Who are these faceless, photo-less “members” who have seemingly joined Goodreads for the sole purpose of panning books with one- and two-star ratings? I've been slogging along at this writing game for over five years now, with five titles on Goodreads and another in the works. Lately, I’ve begun seeing new rankings popping up on my Goodreads pages almost daily.

At first, I was excited. I thought, “Maybe I’ve finally broken through! Maybe people are finally starting to notice my stuff!” Except those rankings have mostly been one and two stars, deflating my standing (along with my ego) like a free-falling hot air balloon.

Coincidentally, I have also begun receiving frequent Google alerts notifying me that my books are now available on various free download sites, such as http://ymyvbyhur.ru/kimor.pdf, http://vonaigigu.ru/buzusuvalyqu.pdf and http://masbrewbook.ga/. Although my first reaction was indignity at having my work pilfered without my consent, I tried to look on the bright side: Why quibble with blatant copyright violation if unauthorized free downloads might give me worldwide exposure? And yet, how can I not wonder whether the “filch sites” and the anonymous Goodreads pans are connected?

Curious, I checked out the profiles of my latest detractors. They are from India, Afghanistan, and the United Arab Emirates; they just became Goodreads members in the past month or two. Tellingly, many (if not most) of their rankings are scathing one and two stars across the board. These literary gnomes can’t be bothered leaving a review actually stating what they had against any particular book. In one interesting case, a U.S. “reader” gave one star to nearly all of the 2,379 books he claims to have read—more than forty in September 2016 alone! Why read so many books if you don’t like any of them? And why partake so fervently on Goodreads if you have nothing positive to contribute?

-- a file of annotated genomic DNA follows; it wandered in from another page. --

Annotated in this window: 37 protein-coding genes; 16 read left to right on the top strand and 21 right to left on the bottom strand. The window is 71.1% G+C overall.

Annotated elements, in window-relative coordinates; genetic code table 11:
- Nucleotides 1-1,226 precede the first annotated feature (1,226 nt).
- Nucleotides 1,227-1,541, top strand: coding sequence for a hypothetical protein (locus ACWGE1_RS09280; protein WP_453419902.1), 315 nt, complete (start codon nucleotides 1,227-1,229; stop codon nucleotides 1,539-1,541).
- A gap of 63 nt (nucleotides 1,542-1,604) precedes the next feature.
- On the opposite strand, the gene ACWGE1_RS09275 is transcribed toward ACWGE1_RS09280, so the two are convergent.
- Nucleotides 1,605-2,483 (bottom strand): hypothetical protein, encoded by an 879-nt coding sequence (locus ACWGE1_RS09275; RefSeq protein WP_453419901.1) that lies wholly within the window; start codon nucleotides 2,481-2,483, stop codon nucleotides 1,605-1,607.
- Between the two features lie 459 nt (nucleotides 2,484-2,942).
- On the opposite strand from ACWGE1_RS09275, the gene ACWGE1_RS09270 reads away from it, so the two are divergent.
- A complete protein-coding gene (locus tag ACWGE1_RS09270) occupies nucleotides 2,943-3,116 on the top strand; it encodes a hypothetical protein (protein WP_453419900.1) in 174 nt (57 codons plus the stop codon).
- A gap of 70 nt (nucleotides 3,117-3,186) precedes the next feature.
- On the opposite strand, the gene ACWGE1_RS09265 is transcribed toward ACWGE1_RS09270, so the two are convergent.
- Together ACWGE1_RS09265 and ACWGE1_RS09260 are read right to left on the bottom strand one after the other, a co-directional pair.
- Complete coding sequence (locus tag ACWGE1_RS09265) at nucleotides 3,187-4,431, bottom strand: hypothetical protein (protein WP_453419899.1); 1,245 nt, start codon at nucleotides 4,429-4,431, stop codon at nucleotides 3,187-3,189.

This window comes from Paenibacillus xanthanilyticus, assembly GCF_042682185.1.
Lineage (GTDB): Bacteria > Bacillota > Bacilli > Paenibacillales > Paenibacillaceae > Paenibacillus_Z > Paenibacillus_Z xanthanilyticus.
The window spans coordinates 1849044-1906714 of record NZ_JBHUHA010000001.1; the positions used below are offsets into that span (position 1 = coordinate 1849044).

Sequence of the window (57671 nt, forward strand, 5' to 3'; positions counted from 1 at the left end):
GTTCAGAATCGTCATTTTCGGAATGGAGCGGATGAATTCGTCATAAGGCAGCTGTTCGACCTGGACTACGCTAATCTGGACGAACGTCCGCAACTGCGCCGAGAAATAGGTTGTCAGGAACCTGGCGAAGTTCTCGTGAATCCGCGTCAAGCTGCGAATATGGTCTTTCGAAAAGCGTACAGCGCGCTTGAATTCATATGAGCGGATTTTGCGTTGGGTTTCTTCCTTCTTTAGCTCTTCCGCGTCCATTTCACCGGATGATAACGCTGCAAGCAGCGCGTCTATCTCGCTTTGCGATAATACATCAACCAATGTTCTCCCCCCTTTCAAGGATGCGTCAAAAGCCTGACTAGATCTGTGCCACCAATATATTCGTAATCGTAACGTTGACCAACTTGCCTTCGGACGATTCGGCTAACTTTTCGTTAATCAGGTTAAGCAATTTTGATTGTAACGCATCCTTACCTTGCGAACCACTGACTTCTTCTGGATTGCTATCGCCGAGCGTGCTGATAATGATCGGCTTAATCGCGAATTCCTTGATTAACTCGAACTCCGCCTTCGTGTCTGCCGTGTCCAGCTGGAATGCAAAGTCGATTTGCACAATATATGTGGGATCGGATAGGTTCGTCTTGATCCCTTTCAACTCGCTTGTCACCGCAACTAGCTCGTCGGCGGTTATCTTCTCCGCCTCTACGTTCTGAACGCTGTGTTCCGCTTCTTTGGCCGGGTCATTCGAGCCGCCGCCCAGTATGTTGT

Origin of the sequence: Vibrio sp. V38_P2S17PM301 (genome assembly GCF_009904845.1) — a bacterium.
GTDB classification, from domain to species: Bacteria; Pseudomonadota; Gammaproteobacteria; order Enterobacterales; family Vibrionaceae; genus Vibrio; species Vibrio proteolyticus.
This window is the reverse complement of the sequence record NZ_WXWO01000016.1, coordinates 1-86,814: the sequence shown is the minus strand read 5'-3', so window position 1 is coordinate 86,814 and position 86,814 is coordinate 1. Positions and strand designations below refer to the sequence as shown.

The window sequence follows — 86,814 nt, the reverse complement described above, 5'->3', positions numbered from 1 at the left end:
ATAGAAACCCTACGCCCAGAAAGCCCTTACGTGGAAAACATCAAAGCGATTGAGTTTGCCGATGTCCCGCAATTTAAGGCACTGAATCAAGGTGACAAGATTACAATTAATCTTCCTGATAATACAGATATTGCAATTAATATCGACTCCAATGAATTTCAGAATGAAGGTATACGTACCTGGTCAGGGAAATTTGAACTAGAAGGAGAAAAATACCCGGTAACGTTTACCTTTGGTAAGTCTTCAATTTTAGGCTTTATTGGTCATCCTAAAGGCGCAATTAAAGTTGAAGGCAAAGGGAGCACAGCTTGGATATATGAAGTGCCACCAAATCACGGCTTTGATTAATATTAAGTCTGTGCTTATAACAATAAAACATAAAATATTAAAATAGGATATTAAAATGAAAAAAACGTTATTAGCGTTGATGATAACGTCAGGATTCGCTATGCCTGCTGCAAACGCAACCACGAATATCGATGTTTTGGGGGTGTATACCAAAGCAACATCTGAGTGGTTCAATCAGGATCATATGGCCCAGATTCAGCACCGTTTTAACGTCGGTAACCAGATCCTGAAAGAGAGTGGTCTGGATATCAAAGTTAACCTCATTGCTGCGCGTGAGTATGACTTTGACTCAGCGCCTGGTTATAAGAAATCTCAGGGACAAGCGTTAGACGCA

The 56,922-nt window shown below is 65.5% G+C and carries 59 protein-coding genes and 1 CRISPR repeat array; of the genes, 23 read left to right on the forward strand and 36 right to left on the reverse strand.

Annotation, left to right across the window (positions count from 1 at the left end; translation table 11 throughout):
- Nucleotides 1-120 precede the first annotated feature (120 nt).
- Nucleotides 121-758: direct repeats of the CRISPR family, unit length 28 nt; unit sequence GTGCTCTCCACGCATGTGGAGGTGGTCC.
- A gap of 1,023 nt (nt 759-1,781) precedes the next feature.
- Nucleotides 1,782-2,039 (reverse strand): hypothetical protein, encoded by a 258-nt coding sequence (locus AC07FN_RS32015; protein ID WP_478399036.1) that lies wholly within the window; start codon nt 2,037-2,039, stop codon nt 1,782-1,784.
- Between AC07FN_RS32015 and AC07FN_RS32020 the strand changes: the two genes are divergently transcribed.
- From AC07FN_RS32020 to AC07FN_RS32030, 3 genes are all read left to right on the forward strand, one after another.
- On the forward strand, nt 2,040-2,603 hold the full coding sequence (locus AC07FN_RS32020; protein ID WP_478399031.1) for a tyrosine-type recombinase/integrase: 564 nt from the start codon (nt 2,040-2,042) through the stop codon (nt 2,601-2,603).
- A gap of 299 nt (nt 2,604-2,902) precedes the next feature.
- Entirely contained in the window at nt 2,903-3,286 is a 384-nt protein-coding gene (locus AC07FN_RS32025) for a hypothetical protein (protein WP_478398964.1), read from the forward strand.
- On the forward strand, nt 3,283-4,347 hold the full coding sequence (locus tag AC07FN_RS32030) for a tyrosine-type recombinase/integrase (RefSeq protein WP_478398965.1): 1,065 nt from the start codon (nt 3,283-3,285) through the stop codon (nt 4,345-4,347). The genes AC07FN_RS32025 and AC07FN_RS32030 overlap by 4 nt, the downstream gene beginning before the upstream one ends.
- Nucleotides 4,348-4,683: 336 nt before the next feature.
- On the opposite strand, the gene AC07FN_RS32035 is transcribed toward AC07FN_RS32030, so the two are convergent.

In this writer’s opinion, since Amazon took over Goodreads, virtual silverfish are increasingly feeding off this once vibrant bookworms’ gathering spot, yet Goodreads remains unperturbed. When I notified Goodreads of what I believed to be wrongful activity, this is the response I got:

“It is not our policy to remove ratings posted by our members except in extreme circumstances.  We also don't have a requirement that members maintain a minimum average rating, as everyone uses the rating system differently.  Given this, we aren't able to remove ratings for being one-star alone, and we also aren't able to remove accounts simply because of their low ratings.”

Unfortunately, there is no shortage of internet “trolls” who don’t love books nearly as much as they relish damaging authors for sport.  While I suspect my hecklers have never so much as cracked open any of my books (and might not even be real people), I’ll humbly admit to “sour grapes” over the flightiness of online forums. After all, naysayers come with the territory, and I have no solid proof of wrongdoing. Like so much in life, it boils down to accepting the good with the bad. Authors beware: In addition to a few inevitable low rankings, we must now thicken our skins against the nefarious slings and arrows of marauding trolls on Goodreads.